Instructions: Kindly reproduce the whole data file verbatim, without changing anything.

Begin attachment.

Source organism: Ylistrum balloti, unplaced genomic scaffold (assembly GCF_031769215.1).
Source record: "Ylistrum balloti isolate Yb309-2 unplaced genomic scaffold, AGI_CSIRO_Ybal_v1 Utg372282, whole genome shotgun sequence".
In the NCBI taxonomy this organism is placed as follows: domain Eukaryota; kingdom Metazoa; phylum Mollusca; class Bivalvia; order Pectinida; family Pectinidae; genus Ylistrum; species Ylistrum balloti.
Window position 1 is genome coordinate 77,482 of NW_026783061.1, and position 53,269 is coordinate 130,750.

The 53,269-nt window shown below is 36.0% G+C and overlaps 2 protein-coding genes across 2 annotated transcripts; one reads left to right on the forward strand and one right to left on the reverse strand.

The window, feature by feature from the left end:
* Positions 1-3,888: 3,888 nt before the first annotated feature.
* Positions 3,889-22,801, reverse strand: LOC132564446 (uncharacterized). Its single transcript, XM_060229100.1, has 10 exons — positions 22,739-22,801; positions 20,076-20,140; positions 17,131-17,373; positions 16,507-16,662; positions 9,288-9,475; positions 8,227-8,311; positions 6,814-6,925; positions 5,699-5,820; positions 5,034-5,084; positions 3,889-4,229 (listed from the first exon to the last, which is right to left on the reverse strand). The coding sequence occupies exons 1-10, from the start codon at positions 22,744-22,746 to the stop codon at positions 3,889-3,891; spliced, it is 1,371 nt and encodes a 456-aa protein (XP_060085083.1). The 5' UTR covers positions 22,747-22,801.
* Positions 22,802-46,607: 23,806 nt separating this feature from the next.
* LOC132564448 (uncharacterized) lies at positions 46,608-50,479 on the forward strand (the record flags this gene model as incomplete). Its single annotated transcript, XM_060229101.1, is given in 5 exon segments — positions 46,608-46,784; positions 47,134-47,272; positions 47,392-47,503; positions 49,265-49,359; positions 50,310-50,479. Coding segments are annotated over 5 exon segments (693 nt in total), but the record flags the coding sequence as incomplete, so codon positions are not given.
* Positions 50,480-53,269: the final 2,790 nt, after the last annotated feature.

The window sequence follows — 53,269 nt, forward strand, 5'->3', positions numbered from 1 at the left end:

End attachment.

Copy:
Source organism: Ylistrum balloti, unplaced genomic scaffold (assembly GCF_031769215.1).
Source record: "Ylistrum balloti isolate Yb309-2 unplaced genomic scaffold, AGI_CSIRO_Ybal_v1 Utg372282, whole genome shotgun sequence".
In the NCBI taxonomy this organism is placed as follows: domain Eukaryota; kingdom Metazoa; phylum Mollusca; class Bivalvia; order Pectinida; family Pectinidae; genus Ylistrum; species Ylistrum balloti.
Window position 1 is genome coordinate 77,482 of NW_026783061.1, and position 53,269 is coordinate 130,750.

The 53,269-nt window shown below is 36.0% G+C and overlaps 2 protein-coding genes across 2 annotated transcripts; one reads left to right on the forward strand and one right to left on the reverse strand.

The window, feature by feature from the left end:
* Positions 1-3,888: 3,888 nt before the first annotated feature.
* Positions 3,889-22,801, reverse strand: LOC132564446 (uncharacterized). Its single transcript, XM_060229100.1, has 10 exons — positions 22,739-22,801; positions 20,076-20,140; positions 17,131-17,373; positions 16,507-16,662; positions 9,288-9,475; positions 8,227-8,311; positions 6,814-6,925; positions 5,699-5,820; positions 5,034-5,084; positions 3,889-4,229 (listed from the first exon to the last, which is right to left on the reverse strand). The coding sequence occupies exons 1-10, from the start codon at positions 22,744-22,746 to the stop codon at positions 3,889-3,891; spliced, it is 1,371 nt and encodes a 456-aa protein (XP_060085083.1). The 5' UTR covers positions 22,747-22,801.
* Positions 22,802-46,607: 23,806 nt separating this feature from the next.
* LOC132564448 (uncharacterized) lies at positions 46,608-50,479 on the forward strand (the record flags this gene model as incomplete). Its single annotated transcript, XM_060229101.1, is given in 5 exon segments — positions 46,608-46,784; positions 47,134-47,272; positions 47,392-47,503; positions 49,265-49,359; positions 50,310-50,479. Coding segments are annotated over 5 exon segments (693 nt in total), but the record flags the coding sequence as incomplete, so codon positions are not given.
* Positions 50,480-53,269: the final 2,790 nt, after the last annotated feature.

The window sequence follows — 53,269 nt, forward strand, 5'->3', positions numbered from 1 at the left end: